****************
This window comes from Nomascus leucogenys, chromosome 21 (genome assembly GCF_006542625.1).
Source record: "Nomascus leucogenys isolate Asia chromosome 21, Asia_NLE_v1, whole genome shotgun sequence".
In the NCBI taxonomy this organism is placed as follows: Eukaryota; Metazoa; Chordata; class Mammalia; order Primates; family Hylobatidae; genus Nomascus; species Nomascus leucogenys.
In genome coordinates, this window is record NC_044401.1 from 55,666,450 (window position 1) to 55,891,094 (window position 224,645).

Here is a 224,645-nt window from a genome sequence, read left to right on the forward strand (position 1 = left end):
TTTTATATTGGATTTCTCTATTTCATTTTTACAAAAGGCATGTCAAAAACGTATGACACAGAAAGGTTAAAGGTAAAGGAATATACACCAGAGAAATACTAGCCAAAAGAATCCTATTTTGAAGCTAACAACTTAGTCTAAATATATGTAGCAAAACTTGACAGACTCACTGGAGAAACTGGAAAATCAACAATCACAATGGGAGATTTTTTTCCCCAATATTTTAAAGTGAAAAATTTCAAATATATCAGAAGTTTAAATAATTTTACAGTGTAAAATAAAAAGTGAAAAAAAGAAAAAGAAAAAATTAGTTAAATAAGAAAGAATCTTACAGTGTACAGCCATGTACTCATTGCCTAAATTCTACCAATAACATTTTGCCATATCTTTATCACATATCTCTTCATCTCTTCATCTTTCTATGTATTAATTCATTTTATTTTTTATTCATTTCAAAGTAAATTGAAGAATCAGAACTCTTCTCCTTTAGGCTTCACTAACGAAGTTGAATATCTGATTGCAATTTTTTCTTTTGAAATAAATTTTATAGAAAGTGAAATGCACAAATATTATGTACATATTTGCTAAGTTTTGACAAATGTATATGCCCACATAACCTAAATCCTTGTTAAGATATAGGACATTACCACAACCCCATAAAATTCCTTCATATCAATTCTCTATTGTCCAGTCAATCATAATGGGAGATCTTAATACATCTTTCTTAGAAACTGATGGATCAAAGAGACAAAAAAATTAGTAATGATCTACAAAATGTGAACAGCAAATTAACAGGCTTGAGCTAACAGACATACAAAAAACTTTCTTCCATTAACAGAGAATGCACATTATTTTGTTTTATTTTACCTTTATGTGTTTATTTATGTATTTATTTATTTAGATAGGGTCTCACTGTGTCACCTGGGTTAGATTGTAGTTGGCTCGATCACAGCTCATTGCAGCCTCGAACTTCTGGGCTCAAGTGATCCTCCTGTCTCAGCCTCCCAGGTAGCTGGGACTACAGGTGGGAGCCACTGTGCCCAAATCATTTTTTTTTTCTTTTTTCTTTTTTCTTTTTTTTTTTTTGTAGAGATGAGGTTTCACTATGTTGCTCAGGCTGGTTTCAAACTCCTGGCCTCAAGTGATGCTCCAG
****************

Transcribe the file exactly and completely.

This window comes from Nomascus leucogenys, chromosome 21 (genome assembly GCF_006542625.1).
Source record: "Nomascus leucogenys isolate Asia chromosome 21, Asia_NLE_v1, whole genome shotgun sequence".
In the NCBI taxonomy this organism is placed as follows: Eukaryota; Metazoa; Chordata; class Mammalia; order Primates; family Hylobatidae; genus Nomascus; species Nomascus leucogenys.
In genome coordinates, this window is record NC_044401.1 from 55,666,450 (window position 1) to 55,891,094 (window position 224,645).

Here is a 224,645-nt window from a genome sequence, read left to right on the forward strand (position 1 = left end):
TTTTATATTGGATTTCTCTATTTCATTTTTACAAAAGGCATGTCAAAAACGTATGACACAGAAAGGTTAAAGGTAAAGGAATATACACCAGAGAAATACTAGCCAAAAGAATCCTATTTTGAAGCTAACAACTTAGTCTAAATATATGTAGCAAAACTTGACAGACTCACTGGAGAAACTGGAAAATCAACAATCACAATGGGAGATTTTTTTCCCCAATATTTTAAAGTGAAAAATTTCAAATATATCAGAAGTTTAAATAATTTTACAGTGTAAAATAAAAAGTGAAAAAAAGAAAAAGAAAAAATTAGTTAAATAAGAAAGAATCTTACAGTGTACAGCCATGTACTCATTGCCTAAATTCTACCAATAACATTTTGCCATATCTTTATCACATATCTCTTCATCTCTTCATCTTTCTATGTATTAATTCATTTTATTTTTTATTCATTTCAAAGTAAATTGAAGAATCAGAACTCTTCTCCTTTAGGCTTCACTAACGAAGTTGAATATCTGATTGCAATTTTTTCTTTTGAAATAAATTTTATAGAAAGTGAAATGCACAAATATTATGTACATATTTGCTAAGTTTTGACAAATGTATATGCCCACATAACCTAAATCCTTGTTAAGATATAGGACATTACCACAACCCCATAAAATTCCTTCATATCAATTCTCTATTGTCCAGTCAATCATAATGGGAGATCTTAATACATCTTTCTTAGAAACTGATGGATCAAAGAGACAAAAAAATTAGTAATGATCTACAAAATGTGAACAGCAAATTAACAGGCTTGAGCTAACAGACATACAAAAAACTTTCTTCCATTAACAGAGAATGCACATTATTTTGTTTTATTTTACCTTTATGTGTTTATTTATGTATTTATTTATTTAGATAGGGTCTCACTGTGTCACCTGGGTTAGATTGTAGTTGGCTCGATCACAGCTCATTGCAGCCTCGAACTTCTGGGCTCAAGTGATCCTCCTGTCTCAGCCTCCCAGGTAGCTGGGACTACAGGTGGGAGCCACTGTGCCCAAATCATTTTTTTTTTCTTTTTTCTTTTTTCTTTTTTTTTTTTTGTAGAGATGAGGTTTCACTATGTTGCTCAGGCTGGTTTCAAACTCCTGGCCTCAAGTGATGCTCCAG